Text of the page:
ZACHARY — Manufactured and prefabricated homes will still be allowed in Zachary under a new ordinance the City Council unanimously approved Tuesday.
According to attorney John Hopwell, the law will “streamline the process” of obtaining a permit for a manufactured home rather than substantially changing the Unified Development Code.
He reminded the council that the changes still must be approved by the city’s planning and zoning commission.
People who already have prefabricated homes on their property will be “grandfathered in,” but if the homes need to be replaced, they will be subject to the conditions of the new law.
Manufactured homes are allowed on large lots with a minimum of 10 acres. Such buildings are only allowed on smaller lots with a conditional use permit that expires after two years.
Permits will only be granted in cases of hardship and for temporary use on lots where the owner is building a home to live in.
No manufactured or prefabricated homes are allowed on lots smaller than five acres, except in “manufactured home communities.”
CVS SITE PLAN: The council unanimously rejected a proposed plan for a new CVS on La. 964 near La. 64.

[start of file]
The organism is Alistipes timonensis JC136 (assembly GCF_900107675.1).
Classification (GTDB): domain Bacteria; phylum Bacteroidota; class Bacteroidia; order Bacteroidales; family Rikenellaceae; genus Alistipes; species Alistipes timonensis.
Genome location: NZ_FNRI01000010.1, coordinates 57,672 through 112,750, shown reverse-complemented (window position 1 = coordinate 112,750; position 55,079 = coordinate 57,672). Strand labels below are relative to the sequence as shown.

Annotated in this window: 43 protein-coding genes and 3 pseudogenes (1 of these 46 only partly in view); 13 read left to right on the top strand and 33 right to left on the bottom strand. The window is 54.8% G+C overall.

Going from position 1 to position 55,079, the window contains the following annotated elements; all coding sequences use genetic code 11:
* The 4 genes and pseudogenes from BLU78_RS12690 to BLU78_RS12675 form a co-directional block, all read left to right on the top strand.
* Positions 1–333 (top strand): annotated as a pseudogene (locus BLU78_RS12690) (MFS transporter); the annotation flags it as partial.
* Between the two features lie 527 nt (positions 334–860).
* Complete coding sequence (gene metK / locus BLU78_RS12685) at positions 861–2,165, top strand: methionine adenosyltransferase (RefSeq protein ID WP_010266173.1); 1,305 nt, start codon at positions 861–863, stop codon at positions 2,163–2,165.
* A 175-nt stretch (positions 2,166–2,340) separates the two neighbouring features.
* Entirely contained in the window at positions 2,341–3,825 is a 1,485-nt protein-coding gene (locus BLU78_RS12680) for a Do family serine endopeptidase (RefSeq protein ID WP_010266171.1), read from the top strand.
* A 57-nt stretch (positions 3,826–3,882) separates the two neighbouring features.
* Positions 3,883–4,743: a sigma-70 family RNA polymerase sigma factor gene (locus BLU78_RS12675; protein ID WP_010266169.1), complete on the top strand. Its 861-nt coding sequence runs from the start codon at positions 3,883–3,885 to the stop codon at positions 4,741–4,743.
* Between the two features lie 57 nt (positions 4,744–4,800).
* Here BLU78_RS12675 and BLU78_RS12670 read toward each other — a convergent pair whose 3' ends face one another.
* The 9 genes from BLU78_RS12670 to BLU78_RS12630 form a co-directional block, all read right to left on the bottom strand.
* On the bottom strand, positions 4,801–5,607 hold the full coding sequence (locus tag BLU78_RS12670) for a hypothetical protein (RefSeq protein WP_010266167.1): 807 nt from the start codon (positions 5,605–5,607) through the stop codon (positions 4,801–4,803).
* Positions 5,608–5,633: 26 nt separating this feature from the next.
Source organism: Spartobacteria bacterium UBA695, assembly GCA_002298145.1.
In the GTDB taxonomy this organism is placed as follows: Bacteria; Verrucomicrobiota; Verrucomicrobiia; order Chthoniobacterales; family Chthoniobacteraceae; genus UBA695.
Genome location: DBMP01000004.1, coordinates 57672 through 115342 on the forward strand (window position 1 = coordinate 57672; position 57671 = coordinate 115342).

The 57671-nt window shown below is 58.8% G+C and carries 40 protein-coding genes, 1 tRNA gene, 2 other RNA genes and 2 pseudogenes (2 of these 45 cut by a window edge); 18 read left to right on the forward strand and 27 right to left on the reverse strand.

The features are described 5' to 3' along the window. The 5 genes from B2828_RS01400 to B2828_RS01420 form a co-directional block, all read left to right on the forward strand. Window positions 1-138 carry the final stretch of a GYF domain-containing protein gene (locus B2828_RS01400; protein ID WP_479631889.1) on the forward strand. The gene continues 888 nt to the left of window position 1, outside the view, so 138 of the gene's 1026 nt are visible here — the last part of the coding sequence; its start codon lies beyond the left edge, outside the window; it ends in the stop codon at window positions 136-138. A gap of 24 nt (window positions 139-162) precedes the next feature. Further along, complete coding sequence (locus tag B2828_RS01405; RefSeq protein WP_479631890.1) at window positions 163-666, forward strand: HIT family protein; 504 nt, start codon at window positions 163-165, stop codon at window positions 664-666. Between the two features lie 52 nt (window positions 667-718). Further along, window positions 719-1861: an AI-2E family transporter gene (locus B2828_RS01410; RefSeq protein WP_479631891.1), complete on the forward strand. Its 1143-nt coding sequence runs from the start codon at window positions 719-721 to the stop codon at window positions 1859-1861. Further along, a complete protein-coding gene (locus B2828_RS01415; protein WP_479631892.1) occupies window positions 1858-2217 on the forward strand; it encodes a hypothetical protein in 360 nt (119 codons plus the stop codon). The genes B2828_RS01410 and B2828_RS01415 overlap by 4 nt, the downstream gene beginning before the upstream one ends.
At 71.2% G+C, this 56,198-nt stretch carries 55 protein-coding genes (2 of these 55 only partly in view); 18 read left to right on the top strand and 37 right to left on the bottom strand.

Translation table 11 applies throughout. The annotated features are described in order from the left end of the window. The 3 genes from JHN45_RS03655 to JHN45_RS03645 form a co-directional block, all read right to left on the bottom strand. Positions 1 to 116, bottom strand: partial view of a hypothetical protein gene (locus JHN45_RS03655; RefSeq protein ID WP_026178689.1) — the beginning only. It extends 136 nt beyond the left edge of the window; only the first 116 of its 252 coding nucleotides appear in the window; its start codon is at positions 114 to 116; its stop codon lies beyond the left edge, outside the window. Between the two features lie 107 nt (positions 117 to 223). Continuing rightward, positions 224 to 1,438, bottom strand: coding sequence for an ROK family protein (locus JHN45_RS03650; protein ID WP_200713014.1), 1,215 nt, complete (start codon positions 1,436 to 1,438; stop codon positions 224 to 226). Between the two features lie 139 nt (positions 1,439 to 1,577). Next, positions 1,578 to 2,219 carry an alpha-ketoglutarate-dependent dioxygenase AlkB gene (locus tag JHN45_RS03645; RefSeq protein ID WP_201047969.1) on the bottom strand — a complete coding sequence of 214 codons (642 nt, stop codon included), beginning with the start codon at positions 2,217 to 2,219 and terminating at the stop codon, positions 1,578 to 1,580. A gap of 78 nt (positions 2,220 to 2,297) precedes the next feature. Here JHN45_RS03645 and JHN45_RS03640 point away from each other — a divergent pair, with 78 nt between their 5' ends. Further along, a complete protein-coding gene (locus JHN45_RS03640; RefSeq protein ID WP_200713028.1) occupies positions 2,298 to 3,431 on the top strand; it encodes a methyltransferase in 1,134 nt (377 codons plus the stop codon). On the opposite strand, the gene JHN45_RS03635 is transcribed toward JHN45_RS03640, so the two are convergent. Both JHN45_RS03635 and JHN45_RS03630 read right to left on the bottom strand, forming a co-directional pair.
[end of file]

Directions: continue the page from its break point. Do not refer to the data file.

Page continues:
The plan called for a driveway access to the proposed business less than 425 feet from the intersection of the two roads, a violation of the city’s Uniform Development Code.
Since Aug. 1, there have been 22 car accidents at the intersection, Mayor David Amrhein said.
It would not be in the city’s best interest to do anything that might make the intersection more dangerous, he said.
SEWER PAYMENT: The council voted unanimously to pay contractor Grady Crawford $60,000 of the $116,700 the company has requested for completed sewer work in the city.
During its meeting May 14, the council voted to withhold payment after hearing complaints from residents of the neighborhood around Jane Marie Street about faulty replacement driveways, inadequate restoration of lawns and other problems in the wake of the project.
City engineer Bianca Carambat said the company has replaced three driveways so far and the city is keeping inspectors on the sites to make sure that the work is done correctly.
EMERGENCY SUPPLIES: The council voted unanimously to approve an ordinance making it a crime to sell emergency supplies given to residents by the city, the state or the federal government.
Violators could be required to pay up to $500 in fines, spend 14 days in jail and perform 80 hours of community service.
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